The Place at Everamonte

There’s not much to do in Evoramonte once you’ve watched its own spectacular sunsets, walked around the castle walls and seen the griffin vultures gliding on thermals below eye level. However, there are treasures galore within a short drive, including the farming town of Estremoz which hosts a fascinating Saturday morning market. As well as fresh produce and about 10,000 varieties of sausage, goats cheese and sheeps cheese, there’s a large antiques fair where locals sell off knick-knacks and family heirlooms, everything from egg cups to rusted ploughs. You’ll be thinking: “I could just buy a little house here … and come to the market to furnish it …”

Amid the cafes in Estremoz serving choco frito (fried cuttlefish) and bifanas (sandwiches stuffed with marinated pork) there’s a wonderful museum, the Museu Berardo Estremoz, dedicated to the history of painted tiles. Even if you don’t consider yourself a fan of ceramics, you’ll love the setting, a handsome townhouse with elegant courtyards, and you may enjoy the free wine tasting too.

I expected to see modest crowds visiting the Cromeleque dos Almendres, a 7,500-year-old stone circle that was rediscovered as recently as 1966. But at the end of a long dusty access road, we found just two other cars, and one of those belonged to a couple we’d met over dinner the previous evening. This is one of the largest and most important stone circles in Europe, set on a gentle slope surrounded by cork forests, yet there’s no entrance fee and very little tourist infrastructure. I only wish we’d got there for sunrise.

Many of the towns in the Alentejo have hilltop castles, testament to centuries of religious warfare, but the most attractive of all is tiny Monsaraz, a car-free whitewashed village packed with churches, craft shops and cute coffee shops. You can wander around the castle which was converted into a bullring by a previous generation of villagers and gaze out across miles of fields and across the River Guadiana to Spain.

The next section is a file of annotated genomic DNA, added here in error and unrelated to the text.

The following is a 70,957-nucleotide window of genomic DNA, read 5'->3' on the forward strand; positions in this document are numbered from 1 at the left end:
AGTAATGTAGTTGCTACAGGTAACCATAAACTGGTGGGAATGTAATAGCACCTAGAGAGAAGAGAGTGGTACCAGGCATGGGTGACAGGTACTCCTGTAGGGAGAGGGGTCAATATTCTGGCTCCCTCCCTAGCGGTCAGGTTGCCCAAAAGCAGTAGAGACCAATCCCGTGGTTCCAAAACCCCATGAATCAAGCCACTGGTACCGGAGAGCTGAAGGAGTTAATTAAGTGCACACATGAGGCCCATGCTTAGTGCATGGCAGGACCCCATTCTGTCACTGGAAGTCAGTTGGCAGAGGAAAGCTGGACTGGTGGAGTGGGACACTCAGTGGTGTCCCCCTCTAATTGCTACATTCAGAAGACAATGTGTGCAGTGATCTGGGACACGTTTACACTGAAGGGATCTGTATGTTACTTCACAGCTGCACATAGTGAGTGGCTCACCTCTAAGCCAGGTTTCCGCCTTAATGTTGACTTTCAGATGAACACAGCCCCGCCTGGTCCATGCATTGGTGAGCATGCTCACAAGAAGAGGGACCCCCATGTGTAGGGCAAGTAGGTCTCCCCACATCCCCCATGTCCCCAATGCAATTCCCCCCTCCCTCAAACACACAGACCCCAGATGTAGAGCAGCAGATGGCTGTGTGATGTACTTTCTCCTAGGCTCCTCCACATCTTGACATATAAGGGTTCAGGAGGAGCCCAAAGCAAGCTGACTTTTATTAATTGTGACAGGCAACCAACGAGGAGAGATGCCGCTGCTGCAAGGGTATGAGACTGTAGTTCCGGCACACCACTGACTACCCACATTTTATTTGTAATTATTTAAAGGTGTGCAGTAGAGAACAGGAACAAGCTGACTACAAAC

The building of a hydroelectric dam flooded the river here to create an artificial lake the size of Sussex. You can rent a motor cruiser to tour the lake or just swim and sunbathe on the artificial beach there, as we did. It’s a lovely spot with shady trees, a cafe and showers. And the water’s a lot warmer than the Atlantic Ocean.

Comporta beach. It looks like the Caribbean, though the water is chilly

How to do it

We travelled with Sunvil, our recommended tour operator for the Alentejo. It has a number of suggested itineraries, including a food and wine holiday and a self-guided walking holiday, but can also tailor-make a trip that suits you. Seven nights with flights, accommodation, car hire and breakfast costs from around £500 pp based on two sharing. You can catch a bus between Lisbon and Évora, but to explore the region you’ll need a car. Find out more about the Alentejo region from the tourist board.

Photos by Mark Hodson and Helena Hodson